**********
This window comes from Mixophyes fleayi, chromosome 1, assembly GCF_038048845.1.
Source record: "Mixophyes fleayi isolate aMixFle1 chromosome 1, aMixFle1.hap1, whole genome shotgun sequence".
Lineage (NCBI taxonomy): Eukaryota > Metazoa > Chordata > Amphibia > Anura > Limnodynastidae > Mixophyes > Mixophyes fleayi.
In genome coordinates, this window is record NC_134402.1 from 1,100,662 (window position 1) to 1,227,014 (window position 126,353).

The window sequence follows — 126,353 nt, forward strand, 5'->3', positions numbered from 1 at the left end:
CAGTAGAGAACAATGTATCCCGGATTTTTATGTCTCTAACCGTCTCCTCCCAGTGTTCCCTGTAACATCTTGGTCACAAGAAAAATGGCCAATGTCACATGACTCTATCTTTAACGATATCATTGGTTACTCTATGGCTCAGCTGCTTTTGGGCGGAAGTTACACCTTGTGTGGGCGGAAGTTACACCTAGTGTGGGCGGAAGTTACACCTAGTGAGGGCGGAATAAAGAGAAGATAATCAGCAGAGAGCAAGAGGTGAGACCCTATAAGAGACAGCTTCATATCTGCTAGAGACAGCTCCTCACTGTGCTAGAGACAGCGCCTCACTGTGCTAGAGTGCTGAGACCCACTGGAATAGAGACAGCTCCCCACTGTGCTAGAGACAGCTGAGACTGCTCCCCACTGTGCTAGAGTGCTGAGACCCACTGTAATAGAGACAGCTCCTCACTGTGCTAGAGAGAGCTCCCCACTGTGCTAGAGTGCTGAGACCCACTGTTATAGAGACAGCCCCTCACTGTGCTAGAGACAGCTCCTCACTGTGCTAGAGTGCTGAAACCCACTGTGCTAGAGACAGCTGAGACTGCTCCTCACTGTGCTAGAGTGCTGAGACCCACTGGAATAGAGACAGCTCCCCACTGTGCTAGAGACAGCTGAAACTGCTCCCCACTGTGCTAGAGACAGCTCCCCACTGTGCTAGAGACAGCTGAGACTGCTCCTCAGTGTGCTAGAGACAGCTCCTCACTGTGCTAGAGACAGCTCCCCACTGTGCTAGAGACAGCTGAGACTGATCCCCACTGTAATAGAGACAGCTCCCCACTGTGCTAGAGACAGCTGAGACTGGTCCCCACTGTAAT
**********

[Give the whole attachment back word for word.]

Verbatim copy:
This window comes from Mixophyes fleayi, chromosome 1, assembly GCF_038048845.1.
Source record: "Mixophyes fleayi isolate aMixFle1 chromosome 1, aMixFle1.hap1, whole genome shotgun sequence".
Lineage (NCBI taxonomy): Eukaryota > Metazoa > Chordata > Amphibia > Anura > Limnodynastidae > Mixophyes > Mixophyes fleayi.
In genome coordinates, this window is record NC_134402.1 from 1,100,662 (window position 1) to 1,227,014 (window position 126,353).

The window sequence follows — 126,353 nt, forward strand, 5'->3', positions numbered from 1 at the left end:
CAGTAGAGAACAATGTATCCCGGATTTTTATGTCTCTAACCGTCTCCTCCCAGTGTTCCCTGTAACATCTTGGTCACAAGAAAAATGGCCAATGTCACATGACTCTATCTTTAACGATATCATTGGTTACTCTATGGCTCAGCTGCTTTTGGGCGGAAGTTACACCTTGTGTGGGCGGAAGTTACACCTAGTGTGGGCGGAAGTTACACCTAGTGAGGGCGGAATAAAGAGAAGATAATCAGCAGAGAGCAAGAGGTGAGACCCTATAAGAGACAGCTTCATATCTGCTAGAGACAGCTCCTCACTGTGCTAGAGACAGCGCCTCACTGTGCTAGAGTGCTGAGACCCACTGGAATAGAGACAGCTCCCCACTGTGCTAGAGACAGCTGAGACTGCTCCCCACTGTGCTAGAGTGCTGAGACCCACTGTAATAGAGACAGCTCCTCACTGTGCTAGAGAGAGCTCCCCACTGTGCTAGAGTGCTGAGACCCACTGTTATAGAGACAGCCCCTCACTGTGCTAGAGACAGCTCCTCACTGTGCTAGAGTGCTGAAACCCACTGTGCTAGAGACAGCTGAGACTGCTCCTCACTGTGCTAGAGTGCTGAGACCCACTGGAATAGAGACAGCTCCCCACTGTGCTAGAGACAGCTGAAACTGCTCCCCACTGTGCTAGAGACAGCTCCCCACTGTGCTAGAGACAGCTGAGACTGCTCCTCAGTGTGCTAGAGACAGCTCCTCACTGTGCTAGAGACAGCTCCCCACTGTGCTAGAGACAGCTGAGACTGATCCCCACTGTAATAGAGACAGCTCCCCACTGTGCTAGAGACAGCTGAGACTGGTCCCCACTGTAAT